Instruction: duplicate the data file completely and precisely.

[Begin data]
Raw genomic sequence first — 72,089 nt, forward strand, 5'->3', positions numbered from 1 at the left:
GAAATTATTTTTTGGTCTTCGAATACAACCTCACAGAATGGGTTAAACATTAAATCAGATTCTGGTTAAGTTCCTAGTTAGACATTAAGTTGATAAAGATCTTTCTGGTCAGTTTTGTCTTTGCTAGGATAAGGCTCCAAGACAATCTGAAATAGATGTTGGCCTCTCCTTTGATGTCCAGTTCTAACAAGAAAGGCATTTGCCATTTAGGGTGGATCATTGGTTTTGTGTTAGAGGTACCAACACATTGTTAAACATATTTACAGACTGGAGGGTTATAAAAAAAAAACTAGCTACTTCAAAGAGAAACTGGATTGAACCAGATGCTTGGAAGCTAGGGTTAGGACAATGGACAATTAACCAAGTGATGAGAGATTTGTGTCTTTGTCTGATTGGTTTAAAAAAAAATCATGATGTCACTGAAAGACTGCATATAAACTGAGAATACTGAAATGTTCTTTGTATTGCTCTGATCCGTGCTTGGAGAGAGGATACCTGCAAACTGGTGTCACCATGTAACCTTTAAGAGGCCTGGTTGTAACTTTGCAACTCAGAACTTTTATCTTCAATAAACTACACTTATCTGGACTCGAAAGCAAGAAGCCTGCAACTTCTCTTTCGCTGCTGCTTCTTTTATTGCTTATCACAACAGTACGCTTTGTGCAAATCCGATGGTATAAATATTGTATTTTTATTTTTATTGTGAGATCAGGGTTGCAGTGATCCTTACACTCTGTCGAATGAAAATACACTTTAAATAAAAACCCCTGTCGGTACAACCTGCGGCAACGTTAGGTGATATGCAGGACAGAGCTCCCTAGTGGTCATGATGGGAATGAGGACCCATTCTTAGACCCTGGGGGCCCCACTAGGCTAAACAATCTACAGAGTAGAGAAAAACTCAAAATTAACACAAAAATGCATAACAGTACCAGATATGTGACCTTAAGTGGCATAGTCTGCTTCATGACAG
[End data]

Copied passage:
Raw genomic sequence first — 72,089 nt, forward strand, 5'->3', positions numbered from 1 at the left:
GAAATTATTTTTTGGTCTTCGAATACAACCTCACAGAATGGGTTAAACATTAAATCAGATTCTGGTTAAGTTCCTAGTTAGACATTAAGTTGATAAAGATCTTTCTGGTCAGTTTTGTCTTTGCTAGGATAAGGCTCCAAGACAATCTGAAATAGATGTTGGCCTCTCCTTTGATGTCCAGTTCTAACAAGAAAGGCATTTGCCATTTAGGGTGGATCATTGGTTTTGTGTTAGAGGTACCAACACATTGTTAAACATATTTACAGACTGGAGGGTTATAAAAAAAAAACTAGCTACTTCAAAGAGAAACTGGATTGAACCAGATGCTTGGAAGCTAGGGTTAGGACAATGGACAATTAACCAAGTGATGAGAGATTTGTGTCTTTGTCTGATTGGTTTAAAAAAAAATCATGATGTCACTGAAAGACTGCATATAAACTGAGAATACTGAAATGTTCTTTGTATTGCTCTGATCCGTGCTTGGAGAGAGGATACCTGCAAACTGGTGTCACCATGTAACCTTTAAGAGGCCTGGTTGTAACTTTGCAACTCAGAACTTTTATCTTCAATAAACTACACTTATCTGGACTCGAAAGCAAGAAGCCTGCAACTTCTCTTTCGCTGCTGCTTCTTTTATTGCTTATCACAACAGTACGCTTTGTGCAAATCCGATGGTATAAATATTGTATTTTTATTTTTATTGTGAGATCAGGGTTGCAGTGATCCTTACACTCTGTCGAATGAAAATACACTTTAAATAAAAACCCCTGTCGGTACAACCTGCGGCAACGTTAGGTGATATGCAGGACAGAGCTCCCTAGTGGTCATGATGGGAATGAGGACCCATTCTTAGACCCTGGGGGCCCCACTAGGCTAAACAATCTACAGAGTAGAGAAAAACTCAAAATTAACACAAAAATGCATAACAGTACCAGATATGTGACCTTAAGTGGCATAGTCTGCTTCATGACAG